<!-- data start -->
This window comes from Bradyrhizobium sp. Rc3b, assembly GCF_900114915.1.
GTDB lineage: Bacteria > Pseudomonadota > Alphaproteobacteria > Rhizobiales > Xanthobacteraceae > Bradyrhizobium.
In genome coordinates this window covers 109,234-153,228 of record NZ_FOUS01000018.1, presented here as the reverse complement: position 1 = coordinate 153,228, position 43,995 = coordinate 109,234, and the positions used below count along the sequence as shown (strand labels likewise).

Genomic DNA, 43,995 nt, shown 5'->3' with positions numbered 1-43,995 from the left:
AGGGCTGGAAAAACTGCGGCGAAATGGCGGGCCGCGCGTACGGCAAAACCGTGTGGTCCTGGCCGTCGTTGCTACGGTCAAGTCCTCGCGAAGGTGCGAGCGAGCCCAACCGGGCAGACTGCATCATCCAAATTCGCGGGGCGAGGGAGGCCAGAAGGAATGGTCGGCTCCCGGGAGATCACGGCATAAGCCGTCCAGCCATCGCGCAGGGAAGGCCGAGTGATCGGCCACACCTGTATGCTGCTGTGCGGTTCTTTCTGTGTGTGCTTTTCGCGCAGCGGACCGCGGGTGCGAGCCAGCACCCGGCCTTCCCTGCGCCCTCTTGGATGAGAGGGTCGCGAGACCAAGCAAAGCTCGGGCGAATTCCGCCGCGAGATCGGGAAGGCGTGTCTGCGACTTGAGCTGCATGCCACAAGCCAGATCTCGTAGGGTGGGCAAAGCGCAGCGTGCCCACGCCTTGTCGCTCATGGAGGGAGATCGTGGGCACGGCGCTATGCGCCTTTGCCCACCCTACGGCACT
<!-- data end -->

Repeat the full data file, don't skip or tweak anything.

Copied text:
This window comes from Bradyrhizobium sp. Rc3b, assembly GCF_900114915.1.
GTDB lineage: Bacteria > Pseudomonadota > Alphaproteobacteria > Rhizobiales > Xanthobacteraceae > Bradyrhizobium.
In genome coordinates this window covers 109,234-153,228 of record NZ_FOUS01000018.1, presented here as the reverse complement: position 1 = coordinate 153,228, position 43,995 = coordinate 109,234, and the positions used below count along the sequence as shown (strand labels likewise).

Genomic DNA, 43,995 nt, shown 5'->3' with positions numbered 1-43,995 from the left:
AGGGCTGGAAAAACTGCGGCGAAATGGCGGGCCGCGCGTACGGCAAAACCGTGTGGTCCTGGCCGTCGTTGCTACGGTCAAGTCCTCGCGAAGGTGCGAGCGAGCCCAACCGGGCAGACTGCATCATCCAAATTCGCGGGGCGAGGGAGGCCAGAAGGAATGGTCGGCTCCCGGGAGATCACGGCATAAGCCGTCCAGCCATCGCGCAGGGAAGGCCGAGTGATCGGCCACACCTGTATGCTGCTGTGCGGTTCTTTCTGTGTGTGCTTTTCGCGCAGCGGACCGCGGGTGCGAGCCAGCACCCGGCCTTCCCTGCGCCCTCTTGGATGAGAGGGTCGCGAGACCAAGCAAAGCTCGGGCGAATTCCGCCGCGAGATCGGGAAGGCGTGTCTGCGACTTGAGCTGCATGCCACAAGCCAGATCTCGTAGGGTGGGCAAAGCGCAGCGTGCCCACGCCTTGTCGCTCATGGAGGGAGATCGTGGGCACGGCGCTATGCGCCTTTGCCCACCCTACGGCACT